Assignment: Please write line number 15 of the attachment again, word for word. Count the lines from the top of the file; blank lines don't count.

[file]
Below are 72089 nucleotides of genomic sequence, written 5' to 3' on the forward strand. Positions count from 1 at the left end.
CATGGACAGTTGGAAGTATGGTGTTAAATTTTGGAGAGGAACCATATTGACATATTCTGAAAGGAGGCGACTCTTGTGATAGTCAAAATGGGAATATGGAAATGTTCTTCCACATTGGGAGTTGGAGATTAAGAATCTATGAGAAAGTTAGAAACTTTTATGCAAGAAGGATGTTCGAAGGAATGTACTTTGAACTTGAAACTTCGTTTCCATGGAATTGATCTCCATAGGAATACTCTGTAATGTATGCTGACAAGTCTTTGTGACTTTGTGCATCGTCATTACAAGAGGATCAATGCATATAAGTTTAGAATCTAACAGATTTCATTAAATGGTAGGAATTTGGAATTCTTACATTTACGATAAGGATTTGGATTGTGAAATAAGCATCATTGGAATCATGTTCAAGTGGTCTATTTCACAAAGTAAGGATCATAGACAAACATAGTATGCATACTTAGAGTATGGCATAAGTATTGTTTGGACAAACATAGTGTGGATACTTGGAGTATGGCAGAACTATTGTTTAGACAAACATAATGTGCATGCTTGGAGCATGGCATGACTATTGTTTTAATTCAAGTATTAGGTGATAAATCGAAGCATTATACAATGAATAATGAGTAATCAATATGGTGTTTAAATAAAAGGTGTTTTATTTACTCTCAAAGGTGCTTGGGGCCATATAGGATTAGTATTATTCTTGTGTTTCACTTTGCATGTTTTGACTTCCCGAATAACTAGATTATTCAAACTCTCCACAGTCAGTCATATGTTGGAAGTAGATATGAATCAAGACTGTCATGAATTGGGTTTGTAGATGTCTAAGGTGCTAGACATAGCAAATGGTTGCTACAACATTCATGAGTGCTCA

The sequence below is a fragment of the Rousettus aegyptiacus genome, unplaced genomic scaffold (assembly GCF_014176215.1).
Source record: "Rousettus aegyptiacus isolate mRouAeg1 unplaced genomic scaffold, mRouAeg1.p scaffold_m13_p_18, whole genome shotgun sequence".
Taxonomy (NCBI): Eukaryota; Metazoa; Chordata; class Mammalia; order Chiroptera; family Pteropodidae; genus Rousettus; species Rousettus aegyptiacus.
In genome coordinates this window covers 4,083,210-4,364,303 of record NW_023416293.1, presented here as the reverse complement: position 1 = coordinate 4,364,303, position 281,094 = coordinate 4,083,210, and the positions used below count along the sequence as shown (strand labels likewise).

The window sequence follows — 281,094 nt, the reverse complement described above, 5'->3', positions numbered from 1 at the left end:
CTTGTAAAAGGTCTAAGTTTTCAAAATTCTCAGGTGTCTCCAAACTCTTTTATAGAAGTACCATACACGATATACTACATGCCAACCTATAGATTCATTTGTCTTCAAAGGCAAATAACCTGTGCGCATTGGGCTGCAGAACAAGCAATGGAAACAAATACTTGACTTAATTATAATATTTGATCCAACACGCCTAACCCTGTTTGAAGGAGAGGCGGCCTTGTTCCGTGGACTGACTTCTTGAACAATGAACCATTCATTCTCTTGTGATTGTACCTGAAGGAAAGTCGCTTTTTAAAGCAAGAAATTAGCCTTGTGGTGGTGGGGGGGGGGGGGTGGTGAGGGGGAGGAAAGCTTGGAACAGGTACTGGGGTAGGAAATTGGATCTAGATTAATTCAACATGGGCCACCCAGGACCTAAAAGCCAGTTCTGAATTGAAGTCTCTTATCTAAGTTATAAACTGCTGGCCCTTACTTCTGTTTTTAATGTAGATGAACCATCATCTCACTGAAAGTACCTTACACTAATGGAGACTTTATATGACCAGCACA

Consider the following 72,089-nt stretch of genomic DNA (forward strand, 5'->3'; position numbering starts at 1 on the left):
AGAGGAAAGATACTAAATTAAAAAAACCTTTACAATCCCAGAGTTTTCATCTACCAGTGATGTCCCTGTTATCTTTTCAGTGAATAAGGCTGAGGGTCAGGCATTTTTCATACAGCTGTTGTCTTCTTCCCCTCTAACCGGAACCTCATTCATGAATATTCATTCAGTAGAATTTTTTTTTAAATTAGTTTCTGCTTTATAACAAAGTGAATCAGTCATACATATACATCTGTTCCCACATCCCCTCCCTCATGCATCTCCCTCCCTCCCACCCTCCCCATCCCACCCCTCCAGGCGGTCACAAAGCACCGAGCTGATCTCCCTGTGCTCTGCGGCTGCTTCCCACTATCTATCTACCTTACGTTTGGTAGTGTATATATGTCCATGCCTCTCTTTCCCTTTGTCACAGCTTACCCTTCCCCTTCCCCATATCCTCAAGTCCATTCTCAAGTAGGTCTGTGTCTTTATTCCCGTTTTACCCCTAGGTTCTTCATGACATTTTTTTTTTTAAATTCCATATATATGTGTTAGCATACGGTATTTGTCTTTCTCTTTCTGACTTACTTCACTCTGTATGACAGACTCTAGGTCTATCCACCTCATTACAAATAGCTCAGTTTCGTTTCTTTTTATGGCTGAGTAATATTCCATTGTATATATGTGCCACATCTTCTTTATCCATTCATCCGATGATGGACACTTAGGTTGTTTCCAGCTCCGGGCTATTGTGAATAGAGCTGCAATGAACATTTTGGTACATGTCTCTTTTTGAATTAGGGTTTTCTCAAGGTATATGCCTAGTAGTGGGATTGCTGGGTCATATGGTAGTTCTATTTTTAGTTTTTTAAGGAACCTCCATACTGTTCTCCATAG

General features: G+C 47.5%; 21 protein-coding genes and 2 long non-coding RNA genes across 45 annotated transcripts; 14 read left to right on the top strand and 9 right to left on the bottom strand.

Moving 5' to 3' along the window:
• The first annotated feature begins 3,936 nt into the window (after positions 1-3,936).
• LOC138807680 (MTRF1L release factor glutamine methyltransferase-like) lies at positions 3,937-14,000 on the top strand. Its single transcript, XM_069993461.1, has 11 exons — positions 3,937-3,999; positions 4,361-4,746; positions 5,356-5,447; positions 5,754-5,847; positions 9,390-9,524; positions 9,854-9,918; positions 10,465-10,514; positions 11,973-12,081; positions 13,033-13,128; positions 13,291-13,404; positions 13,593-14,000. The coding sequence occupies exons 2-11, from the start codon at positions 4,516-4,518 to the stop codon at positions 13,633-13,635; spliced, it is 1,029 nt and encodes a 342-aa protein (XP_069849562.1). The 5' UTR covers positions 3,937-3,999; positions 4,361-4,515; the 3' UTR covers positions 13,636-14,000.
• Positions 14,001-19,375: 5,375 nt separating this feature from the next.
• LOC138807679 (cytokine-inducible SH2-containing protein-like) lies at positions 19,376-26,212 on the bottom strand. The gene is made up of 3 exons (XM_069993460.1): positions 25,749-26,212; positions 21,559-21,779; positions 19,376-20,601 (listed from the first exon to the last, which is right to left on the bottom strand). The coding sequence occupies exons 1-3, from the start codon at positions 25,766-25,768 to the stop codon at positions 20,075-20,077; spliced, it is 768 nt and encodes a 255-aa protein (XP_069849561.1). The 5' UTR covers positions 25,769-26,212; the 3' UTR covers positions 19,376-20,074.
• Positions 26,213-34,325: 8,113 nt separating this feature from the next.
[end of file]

• Positions 14,001-19,375: 5,375 nt separating this feature from the next.